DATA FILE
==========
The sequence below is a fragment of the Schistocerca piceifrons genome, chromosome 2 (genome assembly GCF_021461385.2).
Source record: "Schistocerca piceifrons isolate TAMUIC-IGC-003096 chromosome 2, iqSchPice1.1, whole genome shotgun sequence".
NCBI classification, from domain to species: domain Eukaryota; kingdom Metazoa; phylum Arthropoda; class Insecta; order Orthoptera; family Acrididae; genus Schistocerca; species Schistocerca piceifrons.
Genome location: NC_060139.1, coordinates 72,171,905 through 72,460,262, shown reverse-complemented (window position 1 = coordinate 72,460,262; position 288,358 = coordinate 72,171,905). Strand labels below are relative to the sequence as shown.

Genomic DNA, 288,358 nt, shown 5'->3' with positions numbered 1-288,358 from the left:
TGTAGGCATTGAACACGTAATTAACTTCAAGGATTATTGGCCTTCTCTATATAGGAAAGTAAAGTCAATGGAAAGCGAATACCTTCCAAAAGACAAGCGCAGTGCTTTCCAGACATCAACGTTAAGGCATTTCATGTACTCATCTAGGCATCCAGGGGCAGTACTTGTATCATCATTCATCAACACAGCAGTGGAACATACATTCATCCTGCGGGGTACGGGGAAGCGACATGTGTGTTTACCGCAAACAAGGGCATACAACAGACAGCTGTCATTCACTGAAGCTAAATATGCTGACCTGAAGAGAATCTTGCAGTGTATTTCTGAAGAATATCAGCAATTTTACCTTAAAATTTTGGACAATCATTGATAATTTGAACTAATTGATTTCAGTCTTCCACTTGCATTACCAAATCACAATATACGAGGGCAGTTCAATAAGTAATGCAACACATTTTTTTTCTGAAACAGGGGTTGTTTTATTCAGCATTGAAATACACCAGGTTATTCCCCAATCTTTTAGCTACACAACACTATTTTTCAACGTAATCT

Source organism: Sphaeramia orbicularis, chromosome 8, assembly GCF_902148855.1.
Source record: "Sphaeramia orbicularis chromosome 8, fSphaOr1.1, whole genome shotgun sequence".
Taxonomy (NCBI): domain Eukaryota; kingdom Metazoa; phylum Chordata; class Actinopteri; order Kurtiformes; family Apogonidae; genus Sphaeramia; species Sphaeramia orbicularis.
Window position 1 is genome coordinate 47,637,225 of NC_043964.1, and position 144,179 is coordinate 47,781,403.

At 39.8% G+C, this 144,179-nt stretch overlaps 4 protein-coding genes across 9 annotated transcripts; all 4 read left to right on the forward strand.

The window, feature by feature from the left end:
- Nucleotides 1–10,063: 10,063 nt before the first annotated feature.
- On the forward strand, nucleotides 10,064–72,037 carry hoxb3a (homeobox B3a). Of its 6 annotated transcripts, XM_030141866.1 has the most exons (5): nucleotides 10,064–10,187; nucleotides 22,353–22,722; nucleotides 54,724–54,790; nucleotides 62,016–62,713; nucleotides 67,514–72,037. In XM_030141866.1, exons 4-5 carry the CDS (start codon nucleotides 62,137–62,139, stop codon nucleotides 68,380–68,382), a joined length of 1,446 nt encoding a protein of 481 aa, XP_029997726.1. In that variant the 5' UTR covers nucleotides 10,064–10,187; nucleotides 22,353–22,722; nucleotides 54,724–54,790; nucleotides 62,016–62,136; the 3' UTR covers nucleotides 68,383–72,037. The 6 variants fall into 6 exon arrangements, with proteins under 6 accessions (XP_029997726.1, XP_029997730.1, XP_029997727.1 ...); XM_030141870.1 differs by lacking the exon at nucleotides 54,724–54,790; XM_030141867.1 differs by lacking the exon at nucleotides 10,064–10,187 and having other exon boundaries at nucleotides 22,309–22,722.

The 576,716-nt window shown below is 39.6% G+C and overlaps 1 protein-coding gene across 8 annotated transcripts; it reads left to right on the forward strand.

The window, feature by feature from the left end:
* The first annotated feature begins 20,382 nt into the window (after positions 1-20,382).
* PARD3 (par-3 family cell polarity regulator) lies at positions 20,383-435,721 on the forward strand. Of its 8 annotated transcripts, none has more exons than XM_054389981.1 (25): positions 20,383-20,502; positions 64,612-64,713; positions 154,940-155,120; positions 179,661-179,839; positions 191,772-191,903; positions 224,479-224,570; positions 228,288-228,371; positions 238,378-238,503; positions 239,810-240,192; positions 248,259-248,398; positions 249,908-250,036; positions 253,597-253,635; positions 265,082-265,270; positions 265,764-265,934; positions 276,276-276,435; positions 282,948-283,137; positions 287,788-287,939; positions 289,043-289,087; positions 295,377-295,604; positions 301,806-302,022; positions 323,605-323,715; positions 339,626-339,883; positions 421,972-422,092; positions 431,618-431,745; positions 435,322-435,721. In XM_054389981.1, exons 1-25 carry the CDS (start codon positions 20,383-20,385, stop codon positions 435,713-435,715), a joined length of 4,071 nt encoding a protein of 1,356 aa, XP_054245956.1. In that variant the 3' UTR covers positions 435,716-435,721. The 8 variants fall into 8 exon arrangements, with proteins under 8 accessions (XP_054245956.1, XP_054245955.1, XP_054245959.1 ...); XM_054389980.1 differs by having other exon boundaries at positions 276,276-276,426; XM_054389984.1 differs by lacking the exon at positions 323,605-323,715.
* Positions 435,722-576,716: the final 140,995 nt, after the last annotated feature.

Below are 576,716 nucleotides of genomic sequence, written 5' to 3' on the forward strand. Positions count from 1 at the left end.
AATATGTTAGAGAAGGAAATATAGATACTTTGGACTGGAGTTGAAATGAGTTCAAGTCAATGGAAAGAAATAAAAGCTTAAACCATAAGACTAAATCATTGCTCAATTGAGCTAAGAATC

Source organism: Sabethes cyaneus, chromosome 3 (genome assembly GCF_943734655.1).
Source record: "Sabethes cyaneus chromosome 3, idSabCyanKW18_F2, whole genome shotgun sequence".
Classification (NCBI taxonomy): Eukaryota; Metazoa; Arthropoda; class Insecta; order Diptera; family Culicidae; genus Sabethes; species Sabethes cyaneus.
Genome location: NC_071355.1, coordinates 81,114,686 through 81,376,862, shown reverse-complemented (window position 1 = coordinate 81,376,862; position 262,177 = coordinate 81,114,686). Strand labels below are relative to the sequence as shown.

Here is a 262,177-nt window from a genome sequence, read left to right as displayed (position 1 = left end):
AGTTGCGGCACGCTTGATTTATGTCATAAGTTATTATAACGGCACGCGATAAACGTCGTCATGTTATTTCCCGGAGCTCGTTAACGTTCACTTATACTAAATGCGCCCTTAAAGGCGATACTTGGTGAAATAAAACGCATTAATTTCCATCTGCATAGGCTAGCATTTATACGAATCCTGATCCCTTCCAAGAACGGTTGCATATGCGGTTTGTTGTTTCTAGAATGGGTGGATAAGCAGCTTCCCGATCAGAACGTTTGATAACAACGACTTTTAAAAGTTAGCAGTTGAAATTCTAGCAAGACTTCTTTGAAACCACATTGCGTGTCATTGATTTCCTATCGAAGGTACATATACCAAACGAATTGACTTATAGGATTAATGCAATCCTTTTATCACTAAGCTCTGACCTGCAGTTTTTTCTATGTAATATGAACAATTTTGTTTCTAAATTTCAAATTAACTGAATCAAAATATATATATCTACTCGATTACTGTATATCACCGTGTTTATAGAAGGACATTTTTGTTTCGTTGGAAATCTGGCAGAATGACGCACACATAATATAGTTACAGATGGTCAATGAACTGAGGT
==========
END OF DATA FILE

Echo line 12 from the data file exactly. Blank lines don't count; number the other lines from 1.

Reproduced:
The window, feature by feature from the left end: